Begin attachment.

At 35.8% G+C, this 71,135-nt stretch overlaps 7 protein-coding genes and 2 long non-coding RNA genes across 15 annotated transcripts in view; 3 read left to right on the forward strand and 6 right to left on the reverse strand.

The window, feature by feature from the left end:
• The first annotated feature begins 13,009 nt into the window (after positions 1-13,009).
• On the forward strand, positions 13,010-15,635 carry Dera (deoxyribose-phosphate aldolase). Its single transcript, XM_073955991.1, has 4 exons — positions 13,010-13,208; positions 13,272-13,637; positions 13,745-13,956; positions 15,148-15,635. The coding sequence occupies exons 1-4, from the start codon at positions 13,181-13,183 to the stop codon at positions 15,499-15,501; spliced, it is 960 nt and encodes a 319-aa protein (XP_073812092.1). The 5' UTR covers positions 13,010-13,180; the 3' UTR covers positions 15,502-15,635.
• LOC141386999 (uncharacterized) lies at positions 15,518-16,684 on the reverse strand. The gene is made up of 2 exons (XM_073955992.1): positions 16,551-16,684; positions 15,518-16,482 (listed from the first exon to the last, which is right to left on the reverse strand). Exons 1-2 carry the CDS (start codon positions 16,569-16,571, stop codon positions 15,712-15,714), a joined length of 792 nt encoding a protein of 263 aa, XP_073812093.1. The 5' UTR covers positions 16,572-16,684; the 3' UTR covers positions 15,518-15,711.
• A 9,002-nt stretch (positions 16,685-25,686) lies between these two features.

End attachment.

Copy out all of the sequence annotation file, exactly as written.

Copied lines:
At 35.8% G+C, this 71,135-nt stretch overlaps 7 protein-coding genes and 2 long non-coding RNA genes across 15 annotated transcripts in view; 3 read left to right on the forward strand and 6 right to left on the reverse strand.

The window, feature by feature from the left end:
• The first annotated feature begins 13,009 nt into the window (after positions 1-13,009).
• On the forward strand, positions 13,010-15,635 carry Dera (deoxyribose-phosphate aldolase). Its single transcript, XM_073955991.1, has 4 exons — positions 13,010-13,208; positions 13,272-13,637; positions 13,745-13,956; positions 15,148-15,635. The coding sequence occupies exons 1-4, from the start codon at positions 13,181-13,183 to the stop codon at positions 15,499-15,501; spliced, it is 960 nt and encodes a 319-aa protein (XP_073812092.1). The 5' UTR covers positions 13,010-13,180; the 3' UTR covers positions 15,502-15,635.
• LOC141386999 (uncharacterized) lies at positions 15,518-16,684 on the reverse strand. The gene is made up of 2 exons (XM_073955992.1): positions 16,551-16,684; positions 15,518-16,482 (listed from the first exon to the last, which is right to left on the reverse strand). Exons 1-2 carry the CDS (start codon positions 16,569-16,571, stop codon positions 15,712-15,714), a joined length of 792 nt encoding a protein of 263 aa, XP_073812093.1. The 5' UTR covers positions 16,572-16,684; the 3' UTR covers positions 15,518-15,711.
• A 9,002-nt stretch (positions 16,685-25,686) lies between these two features.